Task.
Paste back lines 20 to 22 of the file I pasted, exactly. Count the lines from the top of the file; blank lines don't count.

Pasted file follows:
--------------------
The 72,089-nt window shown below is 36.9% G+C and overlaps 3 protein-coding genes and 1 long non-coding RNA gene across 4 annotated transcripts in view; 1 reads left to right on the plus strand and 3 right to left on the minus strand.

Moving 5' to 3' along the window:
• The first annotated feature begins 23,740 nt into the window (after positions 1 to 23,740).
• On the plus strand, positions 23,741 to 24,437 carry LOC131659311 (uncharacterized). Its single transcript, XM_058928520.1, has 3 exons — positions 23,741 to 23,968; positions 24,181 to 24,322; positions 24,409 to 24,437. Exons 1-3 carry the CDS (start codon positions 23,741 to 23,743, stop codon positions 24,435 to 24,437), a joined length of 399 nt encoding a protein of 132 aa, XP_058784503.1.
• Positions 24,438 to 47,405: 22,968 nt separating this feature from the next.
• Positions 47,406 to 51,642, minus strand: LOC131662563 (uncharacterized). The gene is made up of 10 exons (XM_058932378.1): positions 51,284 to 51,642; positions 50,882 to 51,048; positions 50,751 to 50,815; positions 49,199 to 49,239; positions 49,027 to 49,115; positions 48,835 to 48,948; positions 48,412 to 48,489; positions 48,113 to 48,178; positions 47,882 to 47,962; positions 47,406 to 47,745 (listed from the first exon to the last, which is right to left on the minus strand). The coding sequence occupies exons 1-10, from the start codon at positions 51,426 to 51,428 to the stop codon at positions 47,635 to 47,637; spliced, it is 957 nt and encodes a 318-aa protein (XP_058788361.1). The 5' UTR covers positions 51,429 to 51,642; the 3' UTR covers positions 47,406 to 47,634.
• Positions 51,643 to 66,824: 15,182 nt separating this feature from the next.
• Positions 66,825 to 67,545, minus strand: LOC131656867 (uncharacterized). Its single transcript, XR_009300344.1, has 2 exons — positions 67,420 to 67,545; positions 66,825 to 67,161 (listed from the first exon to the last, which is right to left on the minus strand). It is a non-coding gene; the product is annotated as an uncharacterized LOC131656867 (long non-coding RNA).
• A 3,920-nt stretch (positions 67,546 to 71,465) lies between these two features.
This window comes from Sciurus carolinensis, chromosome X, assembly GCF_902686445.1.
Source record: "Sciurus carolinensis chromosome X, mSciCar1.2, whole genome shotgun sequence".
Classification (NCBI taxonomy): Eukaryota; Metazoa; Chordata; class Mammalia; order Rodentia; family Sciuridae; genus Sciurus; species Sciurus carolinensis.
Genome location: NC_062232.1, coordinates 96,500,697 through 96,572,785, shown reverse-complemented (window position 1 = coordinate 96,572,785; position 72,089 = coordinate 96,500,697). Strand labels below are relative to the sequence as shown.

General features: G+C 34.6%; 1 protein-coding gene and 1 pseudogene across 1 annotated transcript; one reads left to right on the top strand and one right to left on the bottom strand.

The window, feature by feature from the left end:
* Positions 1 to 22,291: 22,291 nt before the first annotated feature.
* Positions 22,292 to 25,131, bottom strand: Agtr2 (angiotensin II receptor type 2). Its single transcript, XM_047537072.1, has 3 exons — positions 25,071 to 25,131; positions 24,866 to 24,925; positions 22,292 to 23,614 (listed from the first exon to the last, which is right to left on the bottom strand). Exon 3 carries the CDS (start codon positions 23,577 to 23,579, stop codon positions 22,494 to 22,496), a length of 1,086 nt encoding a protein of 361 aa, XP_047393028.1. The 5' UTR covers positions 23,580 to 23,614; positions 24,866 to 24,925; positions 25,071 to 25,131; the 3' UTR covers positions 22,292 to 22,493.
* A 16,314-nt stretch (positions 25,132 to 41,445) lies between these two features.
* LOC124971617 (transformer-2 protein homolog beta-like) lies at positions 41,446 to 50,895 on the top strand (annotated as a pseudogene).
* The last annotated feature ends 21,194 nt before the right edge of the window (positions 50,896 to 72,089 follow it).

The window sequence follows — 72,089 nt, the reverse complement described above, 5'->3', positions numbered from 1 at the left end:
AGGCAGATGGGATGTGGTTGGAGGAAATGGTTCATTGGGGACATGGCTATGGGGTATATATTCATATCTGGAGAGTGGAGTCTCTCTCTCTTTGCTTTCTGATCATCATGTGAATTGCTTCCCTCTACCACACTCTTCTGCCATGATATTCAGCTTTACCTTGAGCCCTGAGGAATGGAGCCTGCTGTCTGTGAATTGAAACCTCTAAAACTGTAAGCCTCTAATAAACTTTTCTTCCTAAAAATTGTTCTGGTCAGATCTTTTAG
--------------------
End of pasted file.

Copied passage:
* The last annotated feature ends 21,194 nt before the right edge of the window (positions 50,896 to 72,089 follow it).

The window sequence follows — 72,089 nt, the reverse complement described above, 5'->3', positions numbered from 1 at the left end:
AGGCAGATGGGATGTGGTTGGAGGAAATGGTTCATTGGGGACATGGCTATGGGGTATATATTCATATCTGGAGAGTGGAGTCTCTCTCTCTTTGCTTTCTGATCATCATGTGAATTGCTTCCCTCTACCACACTCTTCTGCCATGATATTCAGCTTTACCTTGAGCCCTGAGGAATGGAGCCTGCTGTCTGTGAATTGAAACCTCTAAAACTGTAAGCCTCTAATAAACTTTTCTTCCTAAAAATTGTTCTGGTCAGATCTTTTAG